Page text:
Presentation on theme: "Adult/Adolescent Annual AIDS Rates by Race/Ethnicity1 and Gender, LAC 2005 Cases per 100,000 - - 1 Results are preliminary. 1Male American Indian/Alaskan."— Presentation transcript:
1 Adult/Adolescent Annual AIDS Rates by Race/Ethnicity1 and Gender, LAC 2005 Cases per 100,000--1Results are preliminary. 1Male American Indian/Alaskan Native rates not shown due to small numbers. LA County HIV Epidemiology Program
2 Persons Living with AIDS in LAC per 1,000 population by Race/Ethnicity* A count of persons living with AIDS represents AIDS prevalence. Therefore, the statistics shown here are prevalence “rates”.Remember, a rate measures the impact of a disease in a given population because it takes into account the size of each population. Therefore, although far more Whites and Latinos are living with AIDS in Los Angeles County, Blacks who represent only 10 percent of the general population in this county have been the race/ethnic group that has been most impacted with the highest prevalence rate at 4.3 per 1,000, almost twice the rate of Whites and more than twice that of Latinos.And American Indians, while comprising a very small percent of the population, have the second highest rate of persons living with AIDS at 3.2 per 1,000.Rates are based on year 2004 population estimates. LA County HIV Epidemiology Program, 6/200622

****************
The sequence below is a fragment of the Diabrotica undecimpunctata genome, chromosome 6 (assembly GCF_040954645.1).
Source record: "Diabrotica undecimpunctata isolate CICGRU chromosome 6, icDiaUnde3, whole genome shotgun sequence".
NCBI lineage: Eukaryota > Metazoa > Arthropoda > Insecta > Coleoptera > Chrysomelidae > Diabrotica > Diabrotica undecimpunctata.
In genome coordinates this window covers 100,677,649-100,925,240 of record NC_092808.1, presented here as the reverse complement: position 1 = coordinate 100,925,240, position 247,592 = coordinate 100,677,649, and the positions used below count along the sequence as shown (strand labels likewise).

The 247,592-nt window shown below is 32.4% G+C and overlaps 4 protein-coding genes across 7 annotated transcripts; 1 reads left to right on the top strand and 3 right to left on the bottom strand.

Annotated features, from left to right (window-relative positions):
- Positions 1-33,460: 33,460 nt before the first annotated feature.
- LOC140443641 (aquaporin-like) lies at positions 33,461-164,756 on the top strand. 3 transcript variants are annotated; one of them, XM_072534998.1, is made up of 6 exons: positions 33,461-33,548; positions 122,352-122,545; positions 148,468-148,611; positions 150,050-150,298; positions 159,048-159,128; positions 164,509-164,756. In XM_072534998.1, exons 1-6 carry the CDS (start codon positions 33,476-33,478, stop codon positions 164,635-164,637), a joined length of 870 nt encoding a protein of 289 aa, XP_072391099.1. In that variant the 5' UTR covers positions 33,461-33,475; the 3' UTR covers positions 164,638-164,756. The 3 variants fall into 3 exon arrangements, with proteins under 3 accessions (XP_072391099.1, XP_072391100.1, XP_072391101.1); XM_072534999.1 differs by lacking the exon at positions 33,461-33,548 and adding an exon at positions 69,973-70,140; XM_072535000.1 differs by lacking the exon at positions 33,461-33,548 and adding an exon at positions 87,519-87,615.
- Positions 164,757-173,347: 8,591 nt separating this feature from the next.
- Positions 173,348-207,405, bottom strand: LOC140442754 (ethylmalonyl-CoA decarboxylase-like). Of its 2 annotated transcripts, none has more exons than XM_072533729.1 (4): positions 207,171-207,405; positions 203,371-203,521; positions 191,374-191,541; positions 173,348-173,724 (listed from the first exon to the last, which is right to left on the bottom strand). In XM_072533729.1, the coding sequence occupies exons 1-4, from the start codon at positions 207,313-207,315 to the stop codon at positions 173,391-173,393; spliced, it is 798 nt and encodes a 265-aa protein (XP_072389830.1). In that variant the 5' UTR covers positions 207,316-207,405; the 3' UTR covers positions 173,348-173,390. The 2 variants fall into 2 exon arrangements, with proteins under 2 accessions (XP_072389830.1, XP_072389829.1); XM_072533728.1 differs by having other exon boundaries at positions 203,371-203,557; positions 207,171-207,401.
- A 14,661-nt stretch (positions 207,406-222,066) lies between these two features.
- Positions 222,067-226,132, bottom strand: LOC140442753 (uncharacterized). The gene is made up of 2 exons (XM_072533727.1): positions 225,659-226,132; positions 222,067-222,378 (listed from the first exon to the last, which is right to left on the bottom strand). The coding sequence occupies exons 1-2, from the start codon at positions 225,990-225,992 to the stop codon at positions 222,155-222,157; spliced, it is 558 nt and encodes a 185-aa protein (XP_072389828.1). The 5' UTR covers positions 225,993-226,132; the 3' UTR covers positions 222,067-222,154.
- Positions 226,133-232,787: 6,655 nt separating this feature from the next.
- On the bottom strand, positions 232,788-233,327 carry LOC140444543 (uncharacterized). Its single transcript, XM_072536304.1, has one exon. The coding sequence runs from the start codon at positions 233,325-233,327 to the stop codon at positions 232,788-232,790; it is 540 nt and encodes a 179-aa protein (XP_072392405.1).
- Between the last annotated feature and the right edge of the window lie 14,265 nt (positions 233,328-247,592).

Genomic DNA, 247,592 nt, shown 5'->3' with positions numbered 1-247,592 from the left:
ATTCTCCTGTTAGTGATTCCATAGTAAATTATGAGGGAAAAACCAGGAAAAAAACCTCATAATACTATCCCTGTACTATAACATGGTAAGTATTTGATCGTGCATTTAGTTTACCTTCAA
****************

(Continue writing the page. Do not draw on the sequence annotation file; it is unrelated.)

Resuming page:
3 Mode of Exposure for Men and Women With AIDS in LAC, as of 12/31/2005 *Other includes Hemophilia/Transfusion/Transplant and Mother w/at HIV riskSource: HIV Epidemiology Program, LAC/DHS, data as of 6/2006.
4 HIV Among Women in Los Angeles County There are currently 4,990 women living with HIV/AIDS in Los Angeles County2,879 or 58% are of childbearing age (15-44 years old)Between , there were 619 infants reported born to HIV+ mothers in LAC; representing an average of 103 HIV exposures per year.*As of 12/31/2007Data provided by A. Naghadi, LAC HIV Epidemiology Program
5 HIV/AIDS in LA CountyIn Los Angeles County, the impact of HIV/AIDS epidemic has been seen among:Men who have Sex with Men (MSM)Woman at Sexual RiskCommunities of color5
6 Prevention Sexual Transmission Abstinence Safer Sex Needle Use Male CondomFemale CondomDental DamsNeedle UseNot Sharing NeedlesCleaning Needles3x3x3 MethodOther Harm Reduction ApproachesNeedle Exchange
7 It is recommended that HIV+ women do not breastfeed infants. PreventionBreast FeedingIt is recommended that HIV+ women do not breastfeed infants.
8 Prevention Post Exposure Prophylaxis (PEP): Therapy designed to reduce the possibility of infection with the virus after known exposure.Primarily intended for prevention in cases where there has been known high risk work related exposure.PEP may be considered after a sexual exposure under certain conditions.
9 Universal Precautions Wash hands thoroughlyWear latex glovesUse masks and eye protectionWear a gownUse resuscitation bag or mouth piece for CPRUse 1 part bleach to 9 parts waterfor blood spills and bodily fluids
10 HIV test looks for antibodies to HIV (1985) HIV TestingHIV test looks for antibodies to HIV (1985)ELISAScreening test, sensitive: if positive, test run 2x99.9% accurateWestern Blot Confirmatory test: specifically detects HIV antibodies